Columbus Blue Jackets: What would it have taken to get Matt Duchene?

STOCKHOLM, SWE - NOVEMBER 7: Matt Duchene #95 of the Ottawa Senators walks down to the ice for practice at Ericsson Globe on November 7, 2017 in Stockholm, Sweden. (Photo by Andre Ringuette/NHLI via Getty Images)
STOCKHOLM, SWE - NOVEMBER 7: Matt Duchene #95 of the Ottawa Senators walks down to the ice for practice at Ericsson Globe on November 7, 2017 in Stockholm, Sweden. (Photo by Andre Ringuette/NHLI via Getty Images) /

On Sunday, the Matt Duchene saga in Denver finally ended. The man that dreamed of playing for the Colorado Avalanche as a kid was unceremoniously traded by the Avs in the middle of a game. It was unfortunately not to the Columbus Blue Jackets either.

After several months of pursuing Matt Duchene, the Columbus Blue Jackets officially lost the race when the 26-year-old was dealt to the Ottawa Senators on Sunday evening in a three-team trade that also saw Senators forward Kyle Turris traded to the Nashville Predators.

Duchene, who was representing the Avalanche in a game against the Islanders in New York at the time, was pulled from the game during the first period and was told he had been traded to the Senators. He sneakily skated off the ice behind an injured Av to shower up and make his way to Ottawa.

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The Senators were obviously not the only team that really wanted to Duchene to end up with them. One of the main competitors to the Sens was the Blue Jackets, according to several reports. CBJ general manager Jarmo Kekalainen saw the holes that were left with the departures of William Karlsson, Scott Hartnell and Sam Gagner in the offseason.

When news broke about the OTT-NSH-COL trade, many in the CBJ community was disappointed. Duchene was a highly-touted piece that could’ve really helped beef up the young Blue Jackets forward corps. But after seeing what Ottawa had to relinquish in the trade, many Jackets fans were more relieved than sad.

In exchange for Matt Duchene, the Avalanche got Shane Bowers, Vladislav Kamenev, Andrew Hammond, Samuel Girard, Ottawa’s first and Nashville’s second-round draft picks in 2018 and a 2019 third-round selection courtesy of the Senators.

For all of the grief that people gave Joe Sakic for holding on to Duchene throughout the summer, it certainly seems like he got a good deal. Although he didn’t get a top prospect like Thomas Chabot, he added several quality young players and is going to likely get some more with the acquire draft picks.

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Replace Ottawa with Columbus

Something that instantly popped in my head when the trade was finalized: what would it have taken for Matt Duchene to be traded here instead of Ottawa?

The Sens obviously gave up quite a bit to get just one player, but I wouldn’t consider it a loss in the slightest. Kyle Turris was obviously not going to re-sign with Ottawa, and even if he did, many wouldn’t consider him better than the younger Duchene. And they’re trying to win a Stanley Cup now, not in five years. So those prospects that they (and Nashville) traded, weren’t contributing to the NHL club in that goal.

The Columbus Blue Jackets aren’t nearly in the same urgent situation as Ottawa. According to, Ottawa ranks as the fourth-oldest team in the league, only being beaten out by Detroit, San Jose and Anaheim. The Sens’ average age is around 28 years old. The Jackets are much younger. At about 24.6 years old as the mean, they are the youngest squad in the league.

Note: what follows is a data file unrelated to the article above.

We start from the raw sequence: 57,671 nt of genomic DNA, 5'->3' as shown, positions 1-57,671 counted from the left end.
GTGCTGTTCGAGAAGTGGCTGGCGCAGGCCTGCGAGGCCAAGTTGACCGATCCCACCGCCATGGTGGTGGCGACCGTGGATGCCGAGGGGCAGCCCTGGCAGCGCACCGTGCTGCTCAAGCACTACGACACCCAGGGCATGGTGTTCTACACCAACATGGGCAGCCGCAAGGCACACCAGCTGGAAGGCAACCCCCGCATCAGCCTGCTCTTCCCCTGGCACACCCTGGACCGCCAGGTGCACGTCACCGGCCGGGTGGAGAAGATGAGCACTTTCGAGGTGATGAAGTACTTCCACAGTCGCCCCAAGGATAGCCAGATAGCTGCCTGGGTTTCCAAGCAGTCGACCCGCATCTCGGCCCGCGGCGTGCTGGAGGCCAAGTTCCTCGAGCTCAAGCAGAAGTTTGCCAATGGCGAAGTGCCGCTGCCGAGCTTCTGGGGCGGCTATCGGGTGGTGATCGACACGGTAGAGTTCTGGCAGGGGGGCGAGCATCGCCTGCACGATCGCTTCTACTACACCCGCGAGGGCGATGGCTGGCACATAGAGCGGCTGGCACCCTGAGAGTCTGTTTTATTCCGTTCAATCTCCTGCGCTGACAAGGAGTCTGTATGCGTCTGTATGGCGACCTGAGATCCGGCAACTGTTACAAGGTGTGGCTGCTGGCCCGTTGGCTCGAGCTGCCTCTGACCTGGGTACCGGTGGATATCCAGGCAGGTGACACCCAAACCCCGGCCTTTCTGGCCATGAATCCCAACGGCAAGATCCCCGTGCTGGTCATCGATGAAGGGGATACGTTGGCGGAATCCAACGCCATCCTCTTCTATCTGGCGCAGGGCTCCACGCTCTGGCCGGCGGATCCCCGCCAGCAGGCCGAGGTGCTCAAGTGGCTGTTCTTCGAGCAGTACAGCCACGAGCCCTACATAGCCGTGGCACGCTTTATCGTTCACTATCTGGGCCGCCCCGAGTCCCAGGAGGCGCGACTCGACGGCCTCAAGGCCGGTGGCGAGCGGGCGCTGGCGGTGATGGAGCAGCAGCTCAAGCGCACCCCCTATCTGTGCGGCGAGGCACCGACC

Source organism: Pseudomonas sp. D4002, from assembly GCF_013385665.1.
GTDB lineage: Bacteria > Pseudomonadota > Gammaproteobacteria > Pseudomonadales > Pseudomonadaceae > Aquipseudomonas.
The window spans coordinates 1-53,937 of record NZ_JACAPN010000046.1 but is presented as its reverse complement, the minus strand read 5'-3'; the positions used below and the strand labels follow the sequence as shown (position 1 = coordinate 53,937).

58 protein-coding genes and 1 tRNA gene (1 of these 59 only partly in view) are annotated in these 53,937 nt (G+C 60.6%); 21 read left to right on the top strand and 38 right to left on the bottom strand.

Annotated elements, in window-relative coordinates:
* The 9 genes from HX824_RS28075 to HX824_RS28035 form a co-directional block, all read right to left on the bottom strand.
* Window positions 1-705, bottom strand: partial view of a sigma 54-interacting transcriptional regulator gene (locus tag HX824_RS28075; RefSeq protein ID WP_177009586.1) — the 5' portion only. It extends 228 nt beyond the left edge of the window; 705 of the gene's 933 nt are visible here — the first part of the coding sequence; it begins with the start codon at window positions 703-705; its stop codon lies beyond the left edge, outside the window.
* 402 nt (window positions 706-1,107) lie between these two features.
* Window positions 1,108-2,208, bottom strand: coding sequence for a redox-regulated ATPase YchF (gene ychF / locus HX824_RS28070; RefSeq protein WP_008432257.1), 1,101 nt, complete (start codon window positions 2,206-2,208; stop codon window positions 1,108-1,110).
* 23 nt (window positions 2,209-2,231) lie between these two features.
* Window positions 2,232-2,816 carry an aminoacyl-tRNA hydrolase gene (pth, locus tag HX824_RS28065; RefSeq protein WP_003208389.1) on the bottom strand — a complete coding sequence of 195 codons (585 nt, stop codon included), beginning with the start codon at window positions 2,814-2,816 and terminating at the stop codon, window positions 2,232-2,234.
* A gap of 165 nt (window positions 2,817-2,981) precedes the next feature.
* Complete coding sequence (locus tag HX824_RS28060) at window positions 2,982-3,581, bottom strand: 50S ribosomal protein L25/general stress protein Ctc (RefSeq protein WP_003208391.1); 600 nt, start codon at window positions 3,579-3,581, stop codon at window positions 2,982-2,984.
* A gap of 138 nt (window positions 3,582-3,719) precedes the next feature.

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The Trade

For the sake of my sanity, we’re cutting out Nashville. There is no Kyle Turris-like figure on the team that we could trade away. Boone Jenner would probably be the closest since he’s a RFA in the summer, but let’s be real: Boone’s not getting traded. He’s only 24 years old, he’s a smaller deal than Turris and he’s not even a true center like Turris although he can play there.

With that being said, that means all of the assets going to Colorado will be from Columbus. The team’s 2018 first-round and second-round and 2019 third-round picks would be Colorado’s.

Instead of Kamenev, Calvin Thurkauf would be the CBJ forward prospect traded. Similar bodies, both in the AHL and Thurkauf is younger.

Andrew Hammond is an older goaltender (compared to prospects), so I’d probably replace him with Brad Thiessen in this deal. Thiessen has a 2.68 GAA, .896 SV and a 4-1-0 record this season with the Monsters.

Ottawa traded their 2017 first round pick, forward Shane Bowers, as a part of the deal. The CBJ didn’t have a first-round pick in the most recent draft, but trading Alexandre Texier, the second-round selection, is probably a suitable replacement in the deal. A fourth-round pick in the 2019 draft would probably better this part of the trade.

Finally, Nashville sent 19-year-old defenseman Samuel Giarard to the Avs. Girard was a second-round pick in the 2017 draft that was able to play in the NHL to start his rookie year. Right off the bat, that means it’s either Ryan Murray or Gabriel Carlsson. But Girard is an offensive-minded blue liner, meaning that it would probably mean Murray would be the final piece of the trade.

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It would’ve been interesting to see what people made of this trade had it happened. Many would say that we gave Colorado too much for one player (just like what happened with Ottawa), but I think this trade would’ve been pretty good for the Blue Jackets. Obviously, it takes two sides and Sakic may have not liked these pieces as much as hoped and expected.

So would you have done this trade if you were in Jarmo Kekalainen’s shoes? Let us know in the comments and on social media!